Some former Zenly employees reported that Zenly’s nimble startup ethos butted heads with the bureaucracy of its big tech parent company. “[Zenly’s] working culture was one where, if you were moving fast enough, you’d be able to fix mistakes fast enough before they became big mistakes. But that just doesn’t work in a Snap world,” one employee told Rest of World. “We’re used to things happening within, you know, minutes, hours, days. Snap is more longer term — months, quarters, years.”
When asked if there were pains in the integration process, the employee responded: “There was no integration.”
Throughout a seemingly tense spring and summer, Snap offered incentives to Zenly employees. These included a new round of raises, along with new stock grants in July.
Despite Spiegel’s email and the new incentives, at some point over the course of the summer, Snap appeared to change its mind on Zenly. In both its public statements and official legal filing to the French government, Snap has outlined two of the main reasons for Zenly’s closure. First and foremost is the fact the app was not monetized. Employees say that, as recently as May, Spiegel made clear that he supported a strategy of investing in growth and product development for the foreseeable future. But, following a nearly 80% decline in Snap’s stock price this year, and underperformance on earning estimates during its most recent quarterly announcement, this investment in the future of Zenly may have become less tenable.
Snap has also cited Zenly’s sluggish growth — a point several employees said was more nuanced than statements had indicated. Prior to Martin’s departure, Zenly launched a full redesign of its app. Several employees told Rest of World that users had a negative reaction to the changes, which ended up temporarily slicing off a chunk of the app’s daily active user base. Internal metrics reviewed by Rest of World showed Zenly’s DAU growth rate had nearly returned to previous levels by August.
According to two senior employees who were familiar with the decision, Zenly’s paid user acquisition budget was cut by Snap after Martin’s departure — stifling influencer marketing, social ad placements on platforms like TikTok, and other marketing initiatives — which ultimately contributed to a period of slow growth. Zenly rehabilitated its growth rate organically, without a major marketing drive.
Multiple sources told Rest of World that when Spiegel was mulling his decision to close Zenly, he reviewed a projected Zenly budget that calculated its annual operating cost. These sources contest that the estimate was grossly exaggerated, and more than double the actual cost. They claim it was generated by inaccurately using freelance contracts for one-off, short-term projects earlier in the year to estimate longer-term operating costs.
“We shipped this new version of the app — from first mock-ups to shipping in four months. In order to do that, we hired a bunch of freelancers, an army of mercenary freelancers,” said one individual, familiar with the app redesign that launched in April, to Rest of World. “We ramped up costs quite a bit, and those projections were based off of those costs. They’re misleading for sure.”
By the end of the summer, despite brewing tensions with corporate, there were still few signs that a full closure was coming. “It really came as a shock,” one employee, present for the All Hands at which the shutdown was announced, told Rest of World. They said they had braced for layoffs, but not outright shuttering. “I don’t understand why they just turned it down because we would have been able to manage it even with a shorter amount of employees. This was a huge surprise to me.”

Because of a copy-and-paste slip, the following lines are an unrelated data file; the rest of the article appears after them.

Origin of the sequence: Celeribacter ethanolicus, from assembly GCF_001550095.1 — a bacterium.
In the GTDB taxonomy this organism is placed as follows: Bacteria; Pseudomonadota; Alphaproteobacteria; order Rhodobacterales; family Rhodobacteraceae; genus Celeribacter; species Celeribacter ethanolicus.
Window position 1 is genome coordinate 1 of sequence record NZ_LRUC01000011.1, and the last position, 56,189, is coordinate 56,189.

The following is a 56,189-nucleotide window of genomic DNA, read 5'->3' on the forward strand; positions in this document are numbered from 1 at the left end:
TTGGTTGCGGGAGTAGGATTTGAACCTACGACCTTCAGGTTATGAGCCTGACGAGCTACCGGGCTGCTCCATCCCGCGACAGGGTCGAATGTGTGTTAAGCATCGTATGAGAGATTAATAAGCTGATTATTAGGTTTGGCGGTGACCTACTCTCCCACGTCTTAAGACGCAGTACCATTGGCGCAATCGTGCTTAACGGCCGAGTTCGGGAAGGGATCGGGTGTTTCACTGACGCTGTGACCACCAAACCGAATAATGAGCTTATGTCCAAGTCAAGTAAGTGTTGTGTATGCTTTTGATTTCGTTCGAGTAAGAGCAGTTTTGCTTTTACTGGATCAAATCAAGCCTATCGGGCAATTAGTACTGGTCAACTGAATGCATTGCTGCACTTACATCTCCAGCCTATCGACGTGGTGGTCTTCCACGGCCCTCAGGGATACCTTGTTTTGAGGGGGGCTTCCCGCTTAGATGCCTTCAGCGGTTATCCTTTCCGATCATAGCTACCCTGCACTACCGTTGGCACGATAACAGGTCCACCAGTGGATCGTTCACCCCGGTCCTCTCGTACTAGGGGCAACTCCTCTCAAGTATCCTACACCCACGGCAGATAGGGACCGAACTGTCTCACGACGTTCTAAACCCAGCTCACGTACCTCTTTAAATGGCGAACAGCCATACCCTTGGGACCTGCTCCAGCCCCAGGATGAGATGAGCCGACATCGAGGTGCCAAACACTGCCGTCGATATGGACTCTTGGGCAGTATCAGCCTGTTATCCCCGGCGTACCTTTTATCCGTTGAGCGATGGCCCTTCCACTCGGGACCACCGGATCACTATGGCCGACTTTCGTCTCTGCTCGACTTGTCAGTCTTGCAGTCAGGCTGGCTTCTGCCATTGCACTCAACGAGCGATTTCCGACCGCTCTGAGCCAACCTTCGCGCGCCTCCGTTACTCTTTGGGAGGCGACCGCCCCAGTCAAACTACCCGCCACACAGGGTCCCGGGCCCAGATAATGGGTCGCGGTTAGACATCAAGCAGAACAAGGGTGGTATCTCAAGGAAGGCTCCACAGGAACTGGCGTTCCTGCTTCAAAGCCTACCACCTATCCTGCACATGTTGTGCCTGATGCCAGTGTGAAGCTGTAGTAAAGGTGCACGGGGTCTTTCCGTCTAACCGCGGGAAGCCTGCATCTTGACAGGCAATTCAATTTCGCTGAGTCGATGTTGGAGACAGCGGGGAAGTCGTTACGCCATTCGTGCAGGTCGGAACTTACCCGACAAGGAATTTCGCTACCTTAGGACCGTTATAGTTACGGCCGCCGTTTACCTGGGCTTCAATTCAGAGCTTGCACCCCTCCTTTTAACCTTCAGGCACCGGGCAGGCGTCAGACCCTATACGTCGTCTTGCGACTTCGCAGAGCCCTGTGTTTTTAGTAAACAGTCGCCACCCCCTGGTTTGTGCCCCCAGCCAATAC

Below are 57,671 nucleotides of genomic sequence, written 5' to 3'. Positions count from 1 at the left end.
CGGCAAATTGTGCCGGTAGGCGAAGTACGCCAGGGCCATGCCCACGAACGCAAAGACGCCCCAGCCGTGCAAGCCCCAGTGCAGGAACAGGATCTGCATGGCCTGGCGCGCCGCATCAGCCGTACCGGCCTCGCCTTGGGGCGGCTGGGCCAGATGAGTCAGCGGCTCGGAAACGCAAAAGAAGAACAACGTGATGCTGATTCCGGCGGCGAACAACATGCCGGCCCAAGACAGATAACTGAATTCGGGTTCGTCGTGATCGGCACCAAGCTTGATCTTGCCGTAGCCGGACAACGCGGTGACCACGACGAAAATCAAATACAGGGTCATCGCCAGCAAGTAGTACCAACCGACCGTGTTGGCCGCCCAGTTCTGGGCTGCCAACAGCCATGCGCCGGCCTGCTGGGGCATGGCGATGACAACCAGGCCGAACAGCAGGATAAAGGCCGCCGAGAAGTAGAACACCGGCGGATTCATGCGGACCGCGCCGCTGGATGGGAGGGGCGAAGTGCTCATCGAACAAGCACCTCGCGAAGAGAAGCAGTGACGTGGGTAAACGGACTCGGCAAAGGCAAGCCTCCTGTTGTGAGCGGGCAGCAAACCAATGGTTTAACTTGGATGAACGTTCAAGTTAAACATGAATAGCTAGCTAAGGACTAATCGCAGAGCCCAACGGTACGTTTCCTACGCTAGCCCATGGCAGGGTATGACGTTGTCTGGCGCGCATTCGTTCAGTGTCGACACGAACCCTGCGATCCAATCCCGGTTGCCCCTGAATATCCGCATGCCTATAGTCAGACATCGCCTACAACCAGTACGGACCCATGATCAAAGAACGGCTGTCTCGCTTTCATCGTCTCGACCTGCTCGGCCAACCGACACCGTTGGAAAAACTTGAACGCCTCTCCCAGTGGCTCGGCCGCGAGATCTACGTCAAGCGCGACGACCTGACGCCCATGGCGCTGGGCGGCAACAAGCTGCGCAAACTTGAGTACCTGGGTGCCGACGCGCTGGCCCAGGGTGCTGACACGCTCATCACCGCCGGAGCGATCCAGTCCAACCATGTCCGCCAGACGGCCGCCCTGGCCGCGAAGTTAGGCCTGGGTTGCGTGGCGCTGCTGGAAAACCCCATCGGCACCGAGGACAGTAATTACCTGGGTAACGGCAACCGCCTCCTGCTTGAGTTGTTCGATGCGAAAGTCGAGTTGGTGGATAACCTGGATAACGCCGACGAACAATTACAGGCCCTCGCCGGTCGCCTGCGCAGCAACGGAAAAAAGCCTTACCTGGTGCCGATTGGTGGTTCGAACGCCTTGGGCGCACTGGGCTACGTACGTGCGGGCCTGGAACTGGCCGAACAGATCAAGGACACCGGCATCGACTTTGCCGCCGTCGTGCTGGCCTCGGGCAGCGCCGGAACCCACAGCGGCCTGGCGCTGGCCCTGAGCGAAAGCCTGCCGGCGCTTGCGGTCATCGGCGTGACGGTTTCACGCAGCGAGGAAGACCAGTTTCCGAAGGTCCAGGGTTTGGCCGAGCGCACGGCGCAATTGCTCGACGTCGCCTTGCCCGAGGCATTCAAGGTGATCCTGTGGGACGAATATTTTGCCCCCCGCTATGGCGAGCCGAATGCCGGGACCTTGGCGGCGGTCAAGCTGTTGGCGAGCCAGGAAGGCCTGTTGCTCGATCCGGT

Former employees told Rest of World that the shutdown has not gone smoothly. During the team meeting in which Snap announced the Zenly shutdown, a Snap manager told the Zenly team that they would receive what was characterized as a generous severance package. But the severance, listed in a copy of a 60-page legal filing to the French government obtained by Rest of World, is only slightly above the minimum legally required severance in France, as previously reported by Sifted. “Especially from tech precedents in general in France it’s far, far, far from generous,” said one employee.
Furthermore, given that French regulations require a calendar year for employees to access stock, none of the laid off Zenly employees will receive stock for the grants they were offered in July. “Giving everyone a raise in [the spring] and then giving everyone an additional stock grant in July, when you’re essentially going to fire everyone a month later, is a pretty big fuckup,” said one current employee.
Snap has communicated internally that, if sold, Zenly could be a threat to Snapchat’s business, according to multiple employees. One high-ranking employee said that historically, Zenly was asked to intentionally spend its marketing budget in countries where Snapchat did not have a strong usership, contributing to its presence in mostly non-Western markets, and arguably, filling in Snap’s blind spots on the world map. That dynamic is most dramatic in Japan, where Snap has shown signs of interest in expanding. Earlier this year, the company launched a Tokyo office.
Snap chose not to comment directly on questions regarding potential offers to buy Zenly, but has previously stated to Business Insider that Zenly does not independently own its intellectual property, complicating a possible sale.
Still, former executives in the company told Rest of World there were offers to buy the app. One current employee described selling Zenly as a no-brainer — guaranteed “fresh money in the bank” for Snap and its investors during its current revenue crunch.
“There were numerous interested parties to take over,” another executive confirmed to Rest of World. “And for competitive reasons, they chose not to sell. They basically felt that the markets Zenly operates in are the markets they want to retain a monopoly on.”
In the meantime, Snap competitors have begun recruiting Zenly employees. “LinkedIn has been blinking nonstop for the last few weeks — some competitors, some other tech companies, and personally, a lot of messages from founders, from startups that are just beginning,” one current employee told Rest of World.
Given the team’s reputation for quality product and engineering, the phrase “Zenly Mafia” has gained traction on social media as part of speculation that a new crop of French startups may emerge from Zenly’s ashes. The Zenly shutdown comes just as another Paris-based startup, the photo-sharing app BeReal, is finding a global audience.
“BeReal is, if anything, even more of a direct competitor to Snap and is in Paris. In closing Zenly, I wouldn’t be surprised if a number of talented individuals go to BeReal,” said an employee, wondering aloud if the talent migration may end up being a bigger threat to Snapchat than a sale.
At least one employee confirmed recruitment outreach from BeReal: “I’m sure there will be another Zenly that pops up soon, either driven by Zenly’s current employees or by a group that is inspired by Zenly.”